Length: Approx 17 hr.
Reader: Rick Kistner
The book: My impressions of Dracula are heavily influenced by my first reading of it when I was in middle school. This was a revelation to me: that an old book could also be good. Dracula certainly deserves its reputation as a classic. Although some parts are a bit slow, others carry a profound spookiness that is untouched by the bombardment of gore and cheap frights of many modern horror movies.
Despite its many adaptations to film and other media, I'm not sure that Dracula the novel is ideally suited to audiobooks. For one thing, it's a long book, an aspect which telescopes in the spoken word where slow parts drag on. Complex action is difficult to re-read. Stoker makes heavy use of letter, diaries, and false documents to tell his story. These lose some of their feeling of veracity then taken off the printed page. There are some stories which are enhanced by the sound and rhythm of voice, while others are documents which take full advantage of the physical medium of the book. To Dracula's great credit, even though it belongs in the class of a primarily physical book, it still works well in the spoken format.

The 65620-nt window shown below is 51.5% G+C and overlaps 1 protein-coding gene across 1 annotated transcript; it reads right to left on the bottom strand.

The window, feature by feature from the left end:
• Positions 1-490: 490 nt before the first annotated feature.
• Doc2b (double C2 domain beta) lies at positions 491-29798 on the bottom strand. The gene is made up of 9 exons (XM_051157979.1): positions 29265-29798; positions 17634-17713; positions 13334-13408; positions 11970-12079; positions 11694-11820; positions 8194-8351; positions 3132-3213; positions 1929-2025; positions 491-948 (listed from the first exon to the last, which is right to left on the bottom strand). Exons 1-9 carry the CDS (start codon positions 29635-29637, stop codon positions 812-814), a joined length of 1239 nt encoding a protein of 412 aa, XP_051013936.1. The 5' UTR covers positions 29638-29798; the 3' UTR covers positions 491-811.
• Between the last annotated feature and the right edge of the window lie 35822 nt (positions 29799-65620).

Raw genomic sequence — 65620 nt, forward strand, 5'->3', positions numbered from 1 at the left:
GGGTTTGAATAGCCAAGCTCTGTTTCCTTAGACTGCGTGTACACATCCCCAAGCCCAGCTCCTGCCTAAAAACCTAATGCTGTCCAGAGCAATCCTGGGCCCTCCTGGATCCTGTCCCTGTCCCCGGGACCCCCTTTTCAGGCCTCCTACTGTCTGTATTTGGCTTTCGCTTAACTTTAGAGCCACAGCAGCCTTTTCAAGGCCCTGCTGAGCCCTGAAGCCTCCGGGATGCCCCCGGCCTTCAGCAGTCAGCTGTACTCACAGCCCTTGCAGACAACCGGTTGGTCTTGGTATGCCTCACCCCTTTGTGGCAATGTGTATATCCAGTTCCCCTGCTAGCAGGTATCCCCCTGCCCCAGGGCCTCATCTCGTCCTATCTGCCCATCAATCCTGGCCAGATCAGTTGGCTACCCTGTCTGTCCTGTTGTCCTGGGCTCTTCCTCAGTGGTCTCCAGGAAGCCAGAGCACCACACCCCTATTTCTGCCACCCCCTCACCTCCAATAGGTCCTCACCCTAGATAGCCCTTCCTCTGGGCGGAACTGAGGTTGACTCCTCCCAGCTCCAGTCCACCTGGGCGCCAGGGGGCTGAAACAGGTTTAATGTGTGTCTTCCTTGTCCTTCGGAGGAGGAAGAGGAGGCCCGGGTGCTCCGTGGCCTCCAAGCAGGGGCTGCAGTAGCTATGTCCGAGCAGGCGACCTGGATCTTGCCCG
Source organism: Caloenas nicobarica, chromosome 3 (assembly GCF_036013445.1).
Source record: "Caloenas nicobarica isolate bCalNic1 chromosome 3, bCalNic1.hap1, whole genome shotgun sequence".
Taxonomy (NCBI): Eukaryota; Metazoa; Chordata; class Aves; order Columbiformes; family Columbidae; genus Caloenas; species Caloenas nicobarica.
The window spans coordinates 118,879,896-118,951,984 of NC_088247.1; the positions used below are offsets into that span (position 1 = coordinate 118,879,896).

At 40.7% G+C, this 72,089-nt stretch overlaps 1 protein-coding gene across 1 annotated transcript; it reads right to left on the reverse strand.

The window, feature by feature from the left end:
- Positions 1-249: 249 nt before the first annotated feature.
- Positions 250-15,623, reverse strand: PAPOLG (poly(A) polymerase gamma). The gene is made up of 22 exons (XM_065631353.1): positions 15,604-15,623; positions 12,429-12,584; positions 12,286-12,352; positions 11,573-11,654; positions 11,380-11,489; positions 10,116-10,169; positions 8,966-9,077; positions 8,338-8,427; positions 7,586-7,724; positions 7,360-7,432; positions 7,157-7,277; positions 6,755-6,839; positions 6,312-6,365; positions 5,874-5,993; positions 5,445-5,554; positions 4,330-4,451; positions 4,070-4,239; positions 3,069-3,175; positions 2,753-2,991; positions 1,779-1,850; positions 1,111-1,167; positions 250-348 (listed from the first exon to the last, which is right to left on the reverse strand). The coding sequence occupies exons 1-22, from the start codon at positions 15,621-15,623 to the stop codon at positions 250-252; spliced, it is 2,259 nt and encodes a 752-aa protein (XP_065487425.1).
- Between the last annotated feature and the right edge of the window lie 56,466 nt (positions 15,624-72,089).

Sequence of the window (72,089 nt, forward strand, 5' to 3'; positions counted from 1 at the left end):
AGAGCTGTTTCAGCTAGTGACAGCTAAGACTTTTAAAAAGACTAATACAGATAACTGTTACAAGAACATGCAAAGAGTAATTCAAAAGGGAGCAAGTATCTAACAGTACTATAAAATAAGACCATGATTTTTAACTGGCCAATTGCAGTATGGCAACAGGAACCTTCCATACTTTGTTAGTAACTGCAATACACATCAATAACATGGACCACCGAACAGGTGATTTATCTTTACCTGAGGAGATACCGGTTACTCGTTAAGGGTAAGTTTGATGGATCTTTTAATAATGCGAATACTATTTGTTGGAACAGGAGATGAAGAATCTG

The reader: Kistner has a deep voice that is full of color. He alters his accent and tone for the different characters, making them recognizable. The pace of his reading is not always ideal, but overall this is a decent reading. The main complaint lies with the recording. There is some background noise. Lip smacks and breathing are clearly audible. These issues are excusable to some people, while others may find that they make the book unenjoyable. I'll allow you to decide whether or not the quality of the story and reader make up for some audio noise.